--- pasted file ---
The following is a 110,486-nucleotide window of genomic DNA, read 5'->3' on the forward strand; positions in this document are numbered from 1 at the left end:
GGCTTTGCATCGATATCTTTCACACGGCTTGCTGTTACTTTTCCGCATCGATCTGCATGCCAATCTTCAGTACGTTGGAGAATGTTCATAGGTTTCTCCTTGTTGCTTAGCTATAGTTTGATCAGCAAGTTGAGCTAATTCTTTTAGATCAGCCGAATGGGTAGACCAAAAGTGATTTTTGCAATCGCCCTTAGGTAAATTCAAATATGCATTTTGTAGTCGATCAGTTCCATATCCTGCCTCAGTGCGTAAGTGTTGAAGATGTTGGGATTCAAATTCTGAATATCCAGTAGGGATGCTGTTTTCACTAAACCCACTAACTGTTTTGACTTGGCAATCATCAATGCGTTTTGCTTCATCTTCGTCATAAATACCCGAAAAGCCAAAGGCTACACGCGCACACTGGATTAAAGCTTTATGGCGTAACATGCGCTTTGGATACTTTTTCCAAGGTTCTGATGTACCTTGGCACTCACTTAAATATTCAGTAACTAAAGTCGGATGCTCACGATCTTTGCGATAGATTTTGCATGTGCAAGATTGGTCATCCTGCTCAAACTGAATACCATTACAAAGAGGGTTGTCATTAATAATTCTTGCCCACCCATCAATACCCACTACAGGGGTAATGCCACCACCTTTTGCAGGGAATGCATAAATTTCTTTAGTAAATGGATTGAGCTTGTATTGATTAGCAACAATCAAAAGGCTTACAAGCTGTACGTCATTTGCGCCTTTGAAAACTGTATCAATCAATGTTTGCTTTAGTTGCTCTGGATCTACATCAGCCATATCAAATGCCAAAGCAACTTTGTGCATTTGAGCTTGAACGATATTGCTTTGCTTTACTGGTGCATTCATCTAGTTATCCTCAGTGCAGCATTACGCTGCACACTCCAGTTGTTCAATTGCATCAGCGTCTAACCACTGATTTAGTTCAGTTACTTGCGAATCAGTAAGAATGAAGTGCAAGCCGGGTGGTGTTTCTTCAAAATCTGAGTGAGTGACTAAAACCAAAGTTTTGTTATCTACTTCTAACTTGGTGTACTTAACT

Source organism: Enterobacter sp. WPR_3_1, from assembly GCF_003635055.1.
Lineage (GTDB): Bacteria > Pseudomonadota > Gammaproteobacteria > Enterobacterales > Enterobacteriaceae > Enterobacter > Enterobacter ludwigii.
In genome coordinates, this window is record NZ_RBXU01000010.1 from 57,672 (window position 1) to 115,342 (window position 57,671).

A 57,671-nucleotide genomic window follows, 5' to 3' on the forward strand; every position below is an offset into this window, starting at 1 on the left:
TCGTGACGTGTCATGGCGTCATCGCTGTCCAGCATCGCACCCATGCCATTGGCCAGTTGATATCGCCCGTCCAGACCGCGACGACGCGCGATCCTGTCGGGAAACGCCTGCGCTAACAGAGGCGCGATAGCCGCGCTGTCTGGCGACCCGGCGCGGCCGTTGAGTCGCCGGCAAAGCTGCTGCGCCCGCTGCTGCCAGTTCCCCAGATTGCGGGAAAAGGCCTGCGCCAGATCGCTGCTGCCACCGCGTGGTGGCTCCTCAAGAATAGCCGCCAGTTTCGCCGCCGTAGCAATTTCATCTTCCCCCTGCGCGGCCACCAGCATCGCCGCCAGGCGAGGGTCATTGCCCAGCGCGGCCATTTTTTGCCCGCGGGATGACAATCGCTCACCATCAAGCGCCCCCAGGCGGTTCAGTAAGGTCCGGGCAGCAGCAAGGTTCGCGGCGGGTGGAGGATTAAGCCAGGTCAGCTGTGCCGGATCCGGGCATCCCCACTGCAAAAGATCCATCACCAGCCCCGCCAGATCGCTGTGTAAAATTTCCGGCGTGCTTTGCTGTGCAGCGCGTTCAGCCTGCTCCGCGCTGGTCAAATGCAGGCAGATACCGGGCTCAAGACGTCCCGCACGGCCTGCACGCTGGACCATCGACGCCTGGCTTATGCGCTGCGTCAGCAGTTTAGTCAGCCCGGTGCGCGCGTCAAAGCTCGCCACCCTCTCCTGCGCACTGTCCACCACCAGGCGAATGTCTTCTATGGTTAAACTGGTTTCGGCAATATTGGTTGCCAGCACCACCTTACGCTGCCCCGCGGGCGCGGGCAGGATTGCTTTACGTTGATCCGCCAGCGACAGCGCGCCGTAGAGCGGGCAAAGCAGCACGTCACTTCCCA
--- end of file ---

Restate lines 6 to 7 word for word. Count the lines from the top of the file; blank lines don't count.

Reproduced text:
A 57,671-nucleotide genomic window follows, 5' to 3' on the forward strand; every position below is an offset into this window, starting at 1 on the left:
TCGTGACGTGTCATGGCGTCATCGCTGTCCAGCATCGCACCCATGCCATTGGCCAGTTGATATCGCCCGTCCAGACCGCGACGACGCGCGATCCTGTCGGGAAACGCCTGCGCTAACAGAGGCGCGATAGCCGCGCTGTCTGGCGACCCGGCGCGGCCGTTGAGTCGCCGGCAAAGCTGCTGCGCCCGCTGCTGCCAGTTCCCCAGATTGCGGGAAAAGGCCTGCGCCAGATCGCTGCTGCCACCGCGTGGTGGCTCCTCAAGAATAGCCGCCAGTTTCGCCGCCGTAGCAATTTCATCTTCCCCCTGCGCGGCCACCAGCATCGCCGCCAGGCGAGGGTCATTGCCCAGCGCGGCCATTTTTTGCCCGCGGGATGACAATCGCTCACCATCAAGCGCCCCCAGGCGGTTCAGTAAGGTCCGGGCAGCAGCAAGGTTCGCGGCGGGTGGAGGATTAAGCCAGGTCAGCTGTGCCGGATCCGGGCATCCCCACTGCAAAAGATCCATCACCAGCCCCGCCAGATCGCTGTGTAAAATTTCCGGCGTGCTTTGCTGTGCAGCGCGTTCAGCCTGCTCCGCGCTGGTCAAATGCAGGCAGATACCGGGCTCAAGACGTCCCGCACGGCCTGCACGCTGGACCATCGACGCCTGGCTTATGCGCTGCGTCAGCAGTTTAGTCAGCCCGGTGCGCGCGTCAAAGCTCGCCACCCTCTCCTGCGCACTGTCCACCACCAGGCGAATGTCTTCTATGGTTAAACTGGTTTCGGCAATATTGGTTGCCAGCACCACCTTACGCTGCCCCGCGGGCGCGGGCAGGATTGCTTTACGTTGATCCGCCAGCGACAGCGCGCCGTAGAGCGGGCAAAGCAGCACGTCACTTCCCA